Feed costs – typically 70% the total cost of livestock and poultry production – are a critical factor to consider when trying to optimize feed efficiency. This is especially true in times of rising feed costs when improving feed efficiency is crucial to managing tight margins which can make or break an operation’s bottom-line.
Unfortunately for producers, optimizing feed efficiency isn’t always straightforward. For example, increasing dietary energy is likely to improve feed efficiency, but could increase feed costs per animal, thereby reducing net income. Additionally, factors like environmental stress, gut health, feed manufacturing and more can influence a flock or herd’s efficiency.1
With today’s skyrocketing corn, soybean, fat and oil prices, judicious management of feed costs is more critical than ever. The problem is the cost of a feed ingredient may not accurately reflect quality, nutritional value or return on investment. Profit-robbers in feed – molds, mycotoxins, oxidation and more – may be stealing valuable nutrients from feed, thereby reducing your animal’s efficiency, and negatively impacting your operation’s bottom-line.
Molds or fungi can cause both a significant quality reduction and economic loss due to contamination of grains used for food and feed. Common grain molds fall into two categories: field molds, like Fusarium, and storage molds, such as Penicillium, Aspergillus and Mucor. Under the right conditions, molds can flourish during harvest or storage time, robbing corn of valuable energy and nutrients – vitamins and amino acids – which your animals rely on to maintain health and grow.
When it comes to molds, nutrient losses in feedstuffs can become concerning when mold counts reach more than 100,000 colony forming units (CFUs). And, when mold counts reach above 10 million CFUs, the mold will become visible to the naked eye. Overall, estimated losses of metabolizable energy in corn due to mold growth range from 5% to 25% depending on the mold species involved.2,3
Mycotoxins – toxic metabolites produced by molds – pose a constant threat to livestock and poultry efficiency. Feeding high levels of mycotoxins often cause overt physical symptoms, like oral lesions in poultry or vomiting in pigs, which are easy to identify and address. However, the chronic effects of continuously feeding grains with low levels of toxins (e.g. damage to the intestinal barrier) are much more difficult – in many cases, impossible – to pinpoint as a source of performance drag.
Alone or in combination, low-level mycotoxins may reduce intestinal integrity and cause immune suppression, thereby increasing an animal’s susceptibility to disease.4 Further, loss in intestinal barrier integrity caused by mycotoxins may lead to nutrient malabsorption and poor body weight gain. Testing incoming grains to understand mycotoxins risks is key to ensure your herd or flock is set up for success.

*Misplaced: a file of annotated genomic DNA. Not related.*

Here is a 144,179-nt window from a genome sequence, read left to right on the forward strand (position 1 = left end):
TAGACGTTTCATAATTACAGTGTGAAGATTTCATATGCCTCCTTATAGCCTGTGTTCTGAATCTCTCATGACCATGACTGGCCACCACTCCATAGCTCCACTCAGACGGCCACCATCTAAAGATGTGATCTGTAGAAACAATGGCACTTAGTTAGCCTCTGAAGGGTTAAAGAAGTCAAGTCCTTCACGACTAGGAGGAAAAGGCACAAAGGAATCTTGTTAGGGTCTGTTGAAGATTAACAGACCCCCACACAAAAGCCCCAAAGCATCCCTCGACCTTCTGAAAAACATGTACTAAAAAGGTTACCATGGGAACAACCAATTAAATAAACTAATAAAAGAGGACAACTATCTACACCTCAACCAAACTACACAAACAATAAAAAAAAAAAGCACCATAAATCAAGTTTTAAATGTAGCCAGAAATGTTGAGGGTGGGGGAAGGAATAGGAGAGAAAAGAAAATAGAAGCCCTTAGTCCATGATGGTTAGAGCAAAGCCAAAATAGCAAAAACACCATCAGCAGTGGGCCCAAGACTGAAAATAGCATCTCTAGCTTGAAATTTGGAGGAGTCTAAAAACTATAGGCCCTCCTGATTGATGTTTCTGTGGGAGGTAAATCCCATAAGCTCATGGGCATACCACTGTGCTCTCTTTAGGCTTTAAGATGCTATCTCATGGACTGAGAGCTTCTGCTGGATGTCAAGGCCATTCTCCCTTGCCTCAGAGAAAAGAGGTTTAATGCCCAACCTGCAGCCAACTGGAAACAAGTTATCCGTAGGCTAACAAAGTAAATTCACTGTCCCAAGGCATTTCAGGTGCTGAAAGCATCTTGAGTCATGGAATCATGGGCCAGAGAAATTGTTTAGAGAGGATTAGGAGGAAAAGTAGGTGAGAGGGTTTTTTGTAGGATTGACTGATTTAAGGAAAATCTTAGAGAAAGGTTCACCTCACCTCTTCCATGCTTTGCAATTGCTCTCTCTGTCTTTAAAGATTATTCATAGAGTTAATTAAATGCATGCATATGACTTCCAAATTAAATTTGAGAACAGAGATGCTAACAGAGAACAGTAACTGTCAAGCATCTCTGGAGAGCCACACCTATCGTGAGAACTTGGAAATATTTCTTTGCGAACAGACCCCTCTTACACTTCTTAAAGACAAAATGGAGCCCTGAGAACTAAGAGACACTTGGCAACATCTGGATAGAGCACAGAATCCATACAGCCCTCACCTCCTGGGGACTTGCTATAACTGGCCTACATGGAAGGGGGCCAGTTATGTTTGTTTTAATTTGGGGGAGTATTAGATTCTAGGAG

Not only are fats and oils the most concentrated sources of energy for diet formulation, but they also represent one of the most expensive ingredients in a diet. Unfortunately, lipids are often traded based on name alone rather than by assessing their quality and nutritional value. Inconsistency in the properties of lipids – such as their moisture (M), insoluble (I) and unsaponifiable (U) content – can influence a lipid’s apparent metabolizable energy (AME) and/or digestibility, thereby deviating from published values which are commonly used by nutritionists for diet formulation.5
Further, despite the fact that feeding peroxided lipids negatively influences animal growth and performance, oxidative status is also often overlooked when purchasing fats and oils.6 Oxidation of supplemental dietary fat can reduce dietary energy, lead to oxidative stress and cause vitamin degradation, thereby depleting feed of essential nutrients needed to maintain the health and efficiency of livestock and poultry.
Not all feed ingredients are created equal. In times of rising feed costs, managing feed quality – especially limiting profit-robbers like molds, mycotoxins, and oxidation in feed – is critical not only to optimizing your animal’s efficiency but also to your operation’s bottom-line.
To help customers manage these profit-robbers in feed, Kemin offers a specialized Customer Laboratory Services (CLS) team dedicated to helping customers clean up their feed and maximize its nutritional value in order to support optimal feed efficiency. Whether it’s researching potential suppliers, evaluating current ingredient quality, recommending a solution, or checking product application rates, Kemin CLS is available to help answer each of our customer’s unique needs.
To learn more about Kemin CLS services, ask your Kemin Sales Representative or contact us online.
1Patience, J.F., et al. 2015. A review of feed efficiency in swine: biology and application. Journal of Animal Science and Biotechnology, 6(33): https://doi.org/10.1186/s40104-015-0031-2.
2Bartov, I., N. Paster and N. Lisker. 1982. The Nutritional Value of Mouldy Grains for Broiler Chicks. Poultry Science, 61:2247-2254.
3Tindall, W. 1983. Moulds and Feeding Livestock. Animal Nutrition and Health, July/August. p.5.
4Romero, A., et al. 2016. Mycotoxins modify the barrier function of Caco-2 cells through differential gene expression of specific claudin isoforms: Protective effect of illite mineral clay. Toxicology, 353-354: 21-33.
5Wealleans, A.L., et al. 2021. Assessment of the quality, oxidative status and dietary energy value of lipids used in non-ruminant animal nutrition. Journal of The Science of Food and Agriculture, (wileyonlinelibrary.com) DOI 10.1002/jsfa.11066.
6Shurson, J. and B. Kerr. Fat, oxidation and the swine diet. National Hog Farmer, July 19, 2018.
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